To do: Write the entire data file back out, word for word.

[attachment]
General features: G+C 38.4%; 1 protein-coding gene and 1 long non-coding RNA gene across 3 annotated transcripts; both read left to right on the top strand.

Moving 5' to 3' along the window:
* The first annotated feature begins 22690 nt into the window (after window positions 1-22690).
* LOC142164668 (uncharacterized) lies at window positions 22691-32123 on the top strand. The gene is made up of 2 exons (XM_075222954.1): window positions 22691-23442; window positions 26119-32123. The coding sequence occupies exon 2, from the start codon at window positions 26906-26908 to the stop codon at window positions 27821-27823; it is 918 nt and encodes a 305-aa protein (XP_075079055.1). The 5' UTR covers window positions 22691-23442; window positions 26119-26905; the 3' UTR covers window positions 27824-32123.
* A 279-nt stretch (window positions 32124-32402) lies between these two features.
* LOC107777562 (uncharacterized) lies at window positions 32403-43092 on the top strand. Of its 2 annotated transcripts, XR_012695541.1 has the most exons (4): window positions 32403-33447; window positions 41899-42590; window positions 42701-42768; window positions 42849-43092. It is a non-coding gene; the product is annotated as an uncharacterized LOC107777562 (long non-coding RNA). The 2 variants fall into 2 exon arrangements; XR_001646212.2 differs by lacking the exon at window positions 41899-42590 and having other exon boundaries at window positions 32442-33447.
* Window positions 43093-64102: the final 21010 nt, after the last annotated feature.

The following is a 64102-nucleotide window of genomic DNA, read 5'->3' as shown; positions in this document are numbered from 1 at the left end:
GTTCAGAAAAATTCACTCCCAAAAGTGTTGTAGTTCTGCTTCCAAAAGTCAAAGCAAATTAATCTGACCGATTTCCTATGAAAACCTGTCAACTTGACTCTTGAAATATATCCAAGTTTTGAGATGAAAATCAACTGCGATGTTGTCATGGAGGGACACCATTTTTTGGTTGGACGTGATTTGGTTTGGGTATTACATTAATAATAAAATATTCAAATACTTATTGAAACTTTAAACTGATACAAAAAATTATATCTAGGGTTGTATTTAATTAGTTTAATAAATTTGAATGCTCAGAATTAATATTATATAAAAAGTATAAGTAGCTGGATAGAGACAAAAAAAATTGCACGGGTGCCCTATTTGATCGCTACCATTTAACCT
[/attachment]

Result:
General features: G+C 38.4%; 1 protein-coding gene and 1 long non-coding RNA gene across 3 annotated transcripts; both read left to right on the top strand.

Moving 5' to 3' along the window:
* The first annotated feature begins 22690 nt into the window (after window positions 1-22690).
* LOC142164668 (uncharacterized) lies at window positions 22691-32123 on the top strand. The gene is made up of 2 exons (XM_075222954.1): window positions 22691-23442; window positions 26119-32123. The coding sequence occupies exon 2, from the start codon at window positions 26906-26908 to the stop codon at window positions 27821-27823; it is 918 nt and encodes a 305-aa protein (XP_075079055.1). The 5' UTR covers window positions 22691-23442; window positions 26119-26905; the 3' UTR covers window positions 27824-32123.
* A 279-nt stretch (window positions 32124-32402) lies between these two features.
* LOC107777562 (uncharacterized) lies at window positions 32403-43092 on the top strand. Of its 2 annotated transcripts, XR_012695541.1 has the most exons (4): window positions 32403-33447; window positions 41899-42590; window positions 42701-42768; window positions 42849-43092. It is a non-coding gene; the product is annotated as an uncharacterized LOC107777562 (long non-coding RNA). The 2 variants fall into 2 exon arrangements; XR_001646212.2 differs by lacking the exon at window positions 41899-42590 and having other exon boundaries at window positions 32442-33447.
* Window positions 43093-64102: the final 21010 nt, after the last annotated feature.

The following is a 64102-nucleotide window of genomic DNA, read 5'->3' as shown; positions in this document are numbered from 1 at the left end:
GTTCAGAAAAATTCACTCCCAAAAGTGTTGTAGTTCTGCTTCCAAAAGTCAAAGCAAATTAATCTGACCGATTTCCTATGAAAACCTGTCAACTTGACTCTTGAAATATATCCAAGTTTTGAGATGAAAATCAACTGCGATGTTGTCATGGAGGGACACCATTTTTTGGTTGGACGTGATTTGGTTTGGGTATTACATTAATAATAAAATATTCAAATACTTATTGAAACTTTAAACTGATACAAAAAATTATATCTAGGGTTGTATTTAATTAGTTTAATAAATTTGAATGCTCAGAATTAATATTATATAAAAAGTATAAGTAGCTGGATAGAGACAAAAAAAATTGCACGGGTGCCCTATTTGATCGCTACCATTTAACCT